Carmela Epright ’90 is a philosophy professor at Furman University and a Clinical Professor at the University of South Carolina Medical School. She and her colleague, Professor Paige Harden, were recently awarded a $231,000 grant from the John Templeton Foundation to consider whether the concept of “moral luck” and its effect in genetic research aims to provide social justice.
The Center for Ethics and Leadership invites students, faculty, staff, and alumni to hear a lecture by SEU philosophy alumni, Carmela Epright on Death, Dignity, Autonomy, and Respect for the Rationality of Persons with Mental Illnesses.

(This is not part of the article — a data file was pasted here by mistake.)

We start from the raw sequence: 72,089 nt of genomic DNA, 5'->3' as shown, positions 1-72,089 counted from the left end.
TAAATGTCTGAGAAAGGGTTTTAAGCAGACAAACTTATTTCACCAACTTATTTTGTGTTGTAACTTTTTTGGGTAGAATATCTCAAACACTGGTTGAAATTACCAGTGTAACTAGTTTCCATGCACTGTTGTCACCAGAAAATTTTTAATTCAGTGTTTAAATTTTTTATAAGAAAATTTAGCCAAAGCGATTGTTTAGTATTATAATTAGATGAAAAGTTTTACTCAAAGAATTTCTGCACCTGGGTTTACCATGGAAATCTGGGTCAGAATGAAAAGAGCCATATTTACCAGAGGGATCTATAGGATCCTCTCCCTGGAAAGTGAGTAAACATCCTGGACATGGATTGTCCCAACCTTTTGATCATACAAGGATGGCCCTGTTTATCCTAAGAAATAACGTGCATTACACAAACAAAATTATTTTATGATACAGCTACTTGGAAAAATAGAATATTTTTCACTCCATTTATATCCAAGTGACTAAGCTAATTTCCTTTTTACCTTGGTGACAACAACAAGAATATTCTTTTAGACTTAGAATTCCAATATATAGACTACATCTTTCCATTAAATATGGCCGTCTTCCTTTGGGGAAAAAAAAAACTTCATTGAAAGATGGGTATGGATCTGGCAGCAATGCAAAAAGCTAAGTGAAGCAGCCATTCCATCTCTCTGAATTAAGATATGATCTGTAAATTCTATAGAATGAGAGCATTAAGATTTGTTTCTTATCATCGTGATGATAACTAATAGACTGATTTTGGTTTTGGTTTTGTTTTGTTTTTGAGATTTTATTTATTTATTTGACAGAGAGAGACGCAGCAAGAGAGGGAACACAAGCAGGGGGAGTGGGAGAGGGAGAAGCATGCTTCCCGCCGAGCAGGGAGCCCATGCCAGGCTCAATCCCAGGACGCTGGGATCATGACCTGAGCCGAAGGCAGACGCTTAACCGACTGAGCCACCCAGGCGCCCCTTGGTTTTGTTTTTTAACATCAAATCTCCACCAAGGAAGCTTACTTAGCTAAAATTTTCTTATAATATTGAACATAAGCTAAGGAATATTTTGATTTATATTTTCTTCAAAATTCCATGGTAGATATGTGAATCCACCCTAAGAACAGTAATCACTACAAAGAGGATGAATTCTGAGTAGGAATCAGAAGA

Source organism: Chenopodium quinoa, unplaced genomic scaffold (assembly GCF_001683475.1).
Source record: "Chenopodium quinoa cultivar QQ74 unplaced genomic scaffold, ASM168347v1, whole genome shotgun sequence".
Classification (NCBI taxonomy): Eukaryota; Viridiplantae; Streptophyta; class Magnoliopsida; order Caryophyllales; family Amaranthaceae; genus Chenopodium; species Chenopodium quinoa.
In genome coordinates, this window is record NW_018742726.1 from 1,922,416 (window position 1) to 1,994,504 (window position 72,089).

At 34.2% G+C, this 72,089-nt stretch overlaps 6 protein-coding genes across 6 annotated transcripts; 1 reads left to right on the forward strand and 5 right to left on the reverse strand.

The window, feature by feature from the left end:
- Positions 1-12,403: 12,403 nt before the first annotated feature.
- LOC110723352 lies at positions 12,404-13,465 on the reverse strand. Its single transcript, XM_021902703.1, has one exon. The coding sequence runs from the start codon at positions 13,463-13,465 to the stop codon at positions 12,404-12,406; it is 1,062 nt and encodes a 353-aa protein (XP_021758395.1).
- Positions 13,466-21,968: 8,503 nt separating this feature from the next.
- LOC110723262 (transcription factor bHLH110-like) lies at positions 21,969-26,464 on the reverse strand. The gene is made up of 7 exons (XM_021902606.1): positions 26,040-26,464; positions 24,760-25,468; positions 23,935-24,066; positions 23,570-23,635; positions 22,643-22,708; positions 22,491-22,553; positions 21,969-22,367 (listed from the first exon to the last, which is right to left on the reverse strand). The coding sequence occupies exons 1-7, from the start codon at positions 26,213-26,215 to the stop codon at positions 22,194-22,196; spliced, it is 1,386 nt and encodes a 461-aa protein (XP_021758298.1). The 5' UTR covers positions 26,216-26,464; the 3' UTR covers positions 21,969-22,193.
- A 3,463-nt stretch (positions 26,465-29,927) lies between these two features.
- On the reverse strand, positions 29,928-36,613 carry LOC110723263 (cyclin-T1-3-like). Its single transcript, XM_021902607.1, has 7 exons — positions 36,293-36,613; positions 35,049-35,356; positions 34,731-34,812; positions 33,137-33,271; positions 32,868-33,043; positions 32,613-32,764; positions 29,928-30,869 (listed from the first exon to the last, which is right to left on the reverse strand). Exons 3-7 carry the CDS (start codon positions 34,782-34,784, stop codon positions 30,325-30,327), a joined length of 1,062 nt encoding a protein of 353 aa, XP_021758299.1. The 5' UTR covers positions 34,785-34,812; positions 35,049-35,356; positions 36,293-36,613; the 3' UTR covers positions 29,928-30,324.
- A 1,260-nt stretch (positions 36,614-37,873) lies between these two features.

After nearly a quarter of a century of political debate, physician aid in dying, or "death with dignity,"(DWD) is now legally permissible for persons with terminal illnesses in six states, and a dozen other jurisdictions are considering similar legislation. The moral impetus for such laws stems from respect for patient autonomy. However, if we are truly committed to protecting freedom regarding one's own medical decisions, why is DWD reserved exclusively for persons with six (or fewer) months left to live? And why are persons with mental illness excluded from the possibility of pursuing physician aid in dying? In this presentation the author will outline the history of medical decision-making, and consider how withdrawing treatment is both similar and different from pursuing DWD. Finally, she will discuss the ways in which persons with mental illnesses are considered incapable of making their own medical decisions, and how this view impacts the ability of persons with such disorders to participate in making self-regarding medical decisions, including the decision to pursue DWD.